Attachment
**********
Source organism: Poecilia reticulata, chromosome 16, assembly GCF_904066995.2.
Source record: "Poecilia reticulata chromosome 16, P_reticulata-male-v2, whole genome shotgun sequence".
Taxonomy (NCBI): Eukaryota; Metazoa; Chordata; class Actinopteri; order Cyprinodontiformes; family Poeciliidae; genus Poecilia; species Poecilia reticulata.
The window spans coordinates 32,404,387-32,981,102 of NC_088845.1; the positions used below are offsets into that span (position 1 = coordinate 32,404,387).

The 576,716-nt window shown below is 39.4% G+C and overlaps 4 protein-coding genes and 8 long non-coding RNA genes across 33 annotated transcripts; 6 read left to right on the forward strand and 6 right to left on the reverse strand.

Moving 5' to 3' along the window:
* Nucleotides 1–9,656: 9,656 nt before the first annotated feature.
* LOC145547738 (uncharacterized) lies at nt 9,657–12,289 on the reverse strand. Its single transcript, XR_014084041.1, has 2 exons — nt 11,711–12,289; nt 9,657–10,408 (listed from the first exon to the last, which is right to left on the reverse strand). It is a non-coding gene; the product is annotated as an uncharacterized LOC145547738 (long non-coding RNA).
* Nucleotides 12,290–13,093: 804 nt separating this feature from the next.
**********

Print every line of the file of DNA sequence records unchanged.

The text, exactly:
Source organism: Poecilia reticulata, chromosome 16, assembly GCF_904066995.2.
Source record: "Poecilia reticulata chromosome 16, P_reticulata-male-v2, whole genome shotgun sequence".
Taxonomy (NCBI): Eukaryota; Metazoa; Chordata; class Actinopteri; order Cyprinodontiformes; family Poeciliidae; genus Poecilia; species Poecilia reticulata.
The window spans coordinates 32,404,387-32,981,102 of NC_088845.1; the positions used below are offsets into that span (position 1 = coordinate 32,404,387).

The 576,716-nt window shown below is 39.4% G+C and overlaps 4 protein-coding genes and 8 long non-coding RNA genes across 33 annotated transcripts; 6 read left to right on the forward strand and 6 right to left on the reverse strand.

Moving 5' to 3' along the window:
* Nucleotides 1–9,656: 9,656 nt before the first annotated feature.
* LOC145547738 (uncharacterized) lies at nt 9,657–12,289 on the reverse strand. Its single transcript, XR_014084041.1, has 2 exons — nt 11,711–12,289; nt 9,657–10,408 (listed from the first exon to the last, which is right to left on the reverse strand). It is a non-coding gene; the product is annotated as an uncharacterized LOC145547738 (long non-coding RNA).
* Nucleotides 12,290–13,093: 804 nt separating this feature from the next.